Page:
[leadin]The company that brought the world ‘shoes with toes’ in its FiveFingers line has introduced footwear modeled after traditional Japanese wrapping cloth.[/leadin]
That lead sentence above makes almost zero sense, I know. At first glance, neither do these shoes.
Advertised as “outsoles that wrap around your foot,” the Vibram Furoshiki shoes are essentially rubber soles adorned with a swath of stretchy fabric. We got a first look at the wild new footwear this week.
To wear, a person “folds” the Furoshikis on, using Velcro as the securing mechanism in lieu of laces. Each fabric end catches a tab once wrapped and folded fully onto the heel.
Toes move freely inside of what feel like socks with a thin tread. Rubber phalanges snake up each side.
Furoshiki Field Test
I tested them out this week. You put a Furoshiki on the floor and step on top. Now, grab the fabric and wrap your foot.
Walk around and the Furoshikis feel like house slippers you’d put on at night. They weigh almost nothing, and they roll up small; you could store them in a pocket, folded and ready to deploy.
Had this shoe come out a few years back “barefoot” runners, the same ones who ate up the FiveFingers line, might have bought the Furoshikis in droves — the foot can move free, and “ground feel” is off the charts.
The tread molds to every bump or crack on the ground, and the fabric stretches in what’s sold as an upper that can fit any foot, from tiny to big.
The concept for this shoe was presented in 2011 after Vibram President Marco Bramani asked his design team if it was possible to make a “one-size sole.”
The challenge was to create a “dynamic structure sole” instead of a normal static sole, explained Masaya Hashimoto, a Vibram designer who invented the Furoshiki.
After years of work and testing, the initial Furoshiki line comes out in the U.S. this week, including five colors and six sizes. Each size encompasses several traditional shoe sizes, from about 7 to 13 in U.S. men’s measurements.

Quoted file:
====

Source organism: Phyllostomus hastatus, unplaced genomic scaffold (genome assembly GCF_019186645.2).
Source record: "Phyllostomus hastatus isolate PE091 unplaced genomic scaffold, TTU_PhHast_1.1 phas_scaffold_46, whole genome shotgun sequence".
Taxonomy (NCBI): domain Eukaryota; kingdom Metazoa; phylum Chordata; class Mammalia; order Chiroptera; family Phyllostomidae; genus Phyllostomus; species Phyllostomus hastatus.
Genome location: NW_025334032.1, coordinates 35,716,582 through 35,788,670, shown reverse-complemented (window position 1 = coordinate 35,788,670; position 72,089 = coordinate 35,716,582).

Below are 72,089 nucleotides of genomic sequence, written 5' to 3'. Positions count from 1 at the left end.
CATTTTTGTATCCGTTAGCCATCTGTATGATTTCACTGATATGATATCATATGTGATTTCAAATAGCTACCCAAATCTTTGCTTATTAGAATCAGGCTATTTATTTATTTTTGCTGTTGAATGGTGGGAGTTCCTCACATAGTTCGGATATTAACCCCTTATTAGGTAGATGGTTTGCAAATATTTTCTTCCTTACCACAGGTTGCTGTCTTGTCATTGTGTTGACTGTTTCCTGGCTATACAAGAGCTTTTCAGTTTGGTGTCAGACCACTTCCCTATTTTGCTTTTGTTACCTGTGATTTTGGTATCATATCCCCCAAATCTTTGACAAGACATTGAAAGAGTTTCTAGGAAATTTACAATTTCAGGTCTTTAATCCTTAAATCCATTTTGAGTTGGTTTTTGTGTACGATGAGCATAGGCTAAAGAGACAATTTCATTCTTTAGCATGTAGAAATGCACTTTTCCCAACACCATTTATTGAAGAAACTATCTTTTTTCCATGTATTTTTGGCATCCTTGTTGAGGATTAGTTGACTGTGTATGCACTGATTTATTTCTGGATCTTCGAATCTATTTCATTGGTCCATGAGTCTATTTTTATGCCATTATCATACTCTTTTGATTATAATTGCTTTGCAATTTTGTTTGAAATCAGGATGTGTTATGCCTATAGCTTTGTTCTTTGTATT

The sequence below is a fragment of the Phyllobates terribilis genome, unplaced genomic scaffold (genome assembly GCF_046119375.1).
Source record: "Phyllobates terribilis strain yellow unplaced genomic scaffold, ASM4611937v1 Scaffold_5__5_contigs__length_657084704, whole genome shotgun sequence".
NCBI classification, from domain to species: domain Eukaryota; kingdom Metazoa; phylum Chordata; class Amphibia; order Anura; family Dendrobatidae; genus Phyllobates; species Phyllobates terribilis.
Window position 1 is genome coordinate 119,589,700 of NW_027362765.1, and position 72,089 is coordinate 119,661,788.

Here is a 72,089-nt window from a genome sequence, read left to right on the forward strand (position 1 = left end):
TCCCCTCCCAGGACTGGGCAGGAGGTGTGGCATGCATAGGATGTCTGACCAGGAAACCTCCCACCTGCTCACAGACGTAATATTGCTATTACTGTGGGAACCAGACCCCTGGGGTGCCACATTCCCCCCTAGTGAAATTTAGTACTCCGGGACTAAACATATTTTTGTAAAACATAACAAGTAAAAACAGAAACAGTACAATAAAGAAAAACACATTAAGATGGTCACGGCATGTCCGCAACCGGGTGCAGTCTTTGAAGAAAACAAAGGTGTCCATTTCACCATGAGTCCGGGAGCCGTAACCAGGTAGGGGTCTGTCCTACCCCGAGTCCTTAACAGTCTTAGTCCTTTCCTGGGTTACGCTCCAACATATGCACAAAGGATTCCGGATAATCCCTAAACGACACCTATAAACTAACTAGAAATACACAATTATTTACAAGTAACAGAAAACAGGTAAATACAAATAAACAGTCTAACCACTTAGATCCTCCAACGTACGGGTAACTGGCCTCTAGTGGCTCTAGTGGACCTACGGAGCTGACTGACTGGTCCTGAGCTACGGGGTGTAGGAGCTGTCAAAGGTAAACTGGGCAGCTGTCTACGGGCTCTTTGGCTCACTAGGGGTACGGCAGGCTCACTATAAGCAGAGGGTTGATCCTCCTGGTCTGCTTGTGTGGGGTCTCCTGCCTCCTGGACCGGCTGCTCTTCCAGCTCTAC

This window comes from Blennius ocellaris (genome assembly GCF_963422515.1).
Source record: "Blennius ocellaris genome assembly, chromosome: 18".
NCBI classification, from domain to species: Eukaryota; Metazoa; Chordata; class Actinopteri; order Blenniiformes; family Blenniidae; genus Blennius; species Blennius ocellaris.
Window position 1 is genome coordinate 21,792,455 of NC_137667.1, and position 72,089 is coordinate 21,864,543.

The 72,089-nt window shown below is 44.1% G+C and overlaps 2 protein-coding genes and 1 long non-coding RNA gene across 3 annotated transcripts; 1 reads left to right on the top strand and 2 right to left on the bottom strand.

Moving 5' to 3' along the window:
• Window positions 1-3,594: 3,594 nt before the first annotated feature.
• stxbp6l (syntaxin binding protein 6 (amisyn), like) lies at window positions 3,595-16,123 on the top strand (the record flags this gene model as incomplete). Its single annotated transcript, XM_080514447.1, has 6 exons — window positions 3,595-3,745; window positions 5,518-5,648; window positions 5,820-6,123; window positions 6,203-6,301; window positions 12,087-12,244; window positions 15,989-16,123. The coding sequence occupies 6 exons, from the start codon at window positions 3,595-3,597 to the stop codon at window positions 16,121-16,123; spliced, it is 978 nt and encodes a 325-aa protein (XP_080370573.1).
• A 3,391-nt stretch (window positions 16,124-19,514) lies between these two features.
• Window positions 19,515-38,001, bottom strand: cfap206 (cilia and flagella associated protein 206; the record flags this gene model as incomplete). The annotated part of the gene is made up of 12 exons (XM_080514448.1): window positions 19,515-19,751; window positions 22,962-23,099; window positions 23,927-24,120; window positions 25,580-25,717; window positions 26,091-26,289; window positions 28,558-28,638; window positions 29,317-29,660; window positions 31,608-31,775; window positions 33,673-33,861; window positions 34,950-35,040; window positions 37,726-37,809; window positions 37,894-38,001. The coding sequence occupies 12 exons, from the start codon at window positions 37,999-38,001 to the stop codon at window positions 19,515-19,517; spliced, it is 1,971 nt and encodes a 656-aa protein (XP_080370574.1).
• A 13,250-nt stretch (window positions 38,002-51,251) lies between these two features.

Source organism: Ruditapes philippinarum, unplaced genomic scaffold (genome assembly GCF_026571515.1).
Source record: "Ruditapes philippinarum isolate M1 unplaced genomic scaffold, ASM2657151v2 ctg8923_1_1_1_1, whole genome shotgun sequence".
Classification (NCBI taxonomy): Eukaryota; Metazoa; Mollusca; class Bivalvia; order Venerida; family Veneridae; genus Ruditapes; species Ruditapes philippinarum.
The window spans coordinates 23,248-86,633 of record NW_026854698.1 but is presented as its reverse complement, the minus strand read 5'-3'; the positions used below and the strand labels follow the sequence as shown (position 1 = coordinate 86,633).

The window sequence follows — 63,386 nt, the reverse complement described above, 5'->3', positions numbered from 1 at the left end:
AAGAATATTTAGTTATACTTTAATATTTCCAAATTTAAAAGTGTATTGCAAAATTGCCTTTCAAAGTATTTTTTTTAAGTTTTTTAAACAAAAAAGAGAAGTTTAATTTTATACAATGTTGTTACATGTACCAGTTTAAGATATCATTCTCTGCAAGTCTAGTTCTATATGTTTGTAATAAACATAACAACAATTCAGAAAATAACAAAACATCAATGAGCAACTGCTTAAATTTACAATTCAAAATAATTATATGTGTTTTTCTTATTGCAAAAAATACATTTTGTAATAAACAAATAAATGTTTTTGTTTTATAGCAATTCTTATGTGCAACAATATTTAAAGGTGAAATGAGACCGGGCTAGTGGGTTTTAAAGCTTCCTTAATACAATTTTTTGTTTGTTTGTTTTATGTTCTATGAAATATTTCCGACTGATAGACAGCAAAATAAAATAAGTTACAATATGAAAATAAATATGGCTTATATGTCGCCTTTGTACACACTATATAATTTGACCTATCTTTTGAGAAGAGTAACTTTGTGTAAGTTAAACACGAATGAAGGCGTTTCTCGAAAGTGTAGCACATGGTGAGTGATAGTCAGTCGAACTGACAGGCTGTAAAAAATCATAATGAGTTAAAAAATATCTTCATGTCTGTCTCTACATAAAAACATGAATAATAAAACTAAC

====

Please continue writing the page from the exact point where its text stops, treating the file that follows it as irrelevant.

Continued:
The first model, reviewed here, is called the Furoshiki Original, and Hashimoto hints it is only the start for the concept. “We believe the wrapping sole concept has a big potentiality, so we will develop it in different product lines in different fields.”
Furoshiki On The Foot
The early Furoshiki sample I received was a size L and my feet, at size 12.5, were a tight squeeze, causing a bulge to appear between two phalanges where my big toe pressed out. As noted, Vibram now offers the shoes in XS – XXL, not traditional sizing, and the XXL would fit my foot just fine.
I walked around one day, comfortable enough in the hardly-there shoes despite a tight fit, though also somewhat perplexed at the best place to wear them in the outdoors.
The company markets them for travel as well as casual water sports. Another use, backpackers could bring them on a trip as lightweight footwear to pull on in a camp after boots are removed at the end of a day.
I think the best application for the current Furoshiki incarnation is simply as an everyday shoe. They are essentially stand-ins for sandals, with the same kind of minimal support and breezy feel, though with a more flexible, grippy sole.
In a video on its international site Vibram revealed multiple forms of Furoshiki footwear, from athletic builds to dressy shoes. One model was a high women’s boot that wrapped feet and calves in a seamless, fashion-conscious look.
Origins Of Design
Furoshiki is the Japanese art of “packaging items by wrapping them in fabric.” Think of a fun, fancy way to wrap a gift.
Now apply that to shoes. Add a $110 price tag, and you have what is one of the more stand-out ideas in footwear this year.
The Furoshiki line is available at zappos.com and on Vibram’s site. Wrap one on for a test walk if you can, these Vibrams are a hoot and an interesting direction in the coursing evolution of new things to put on your foot.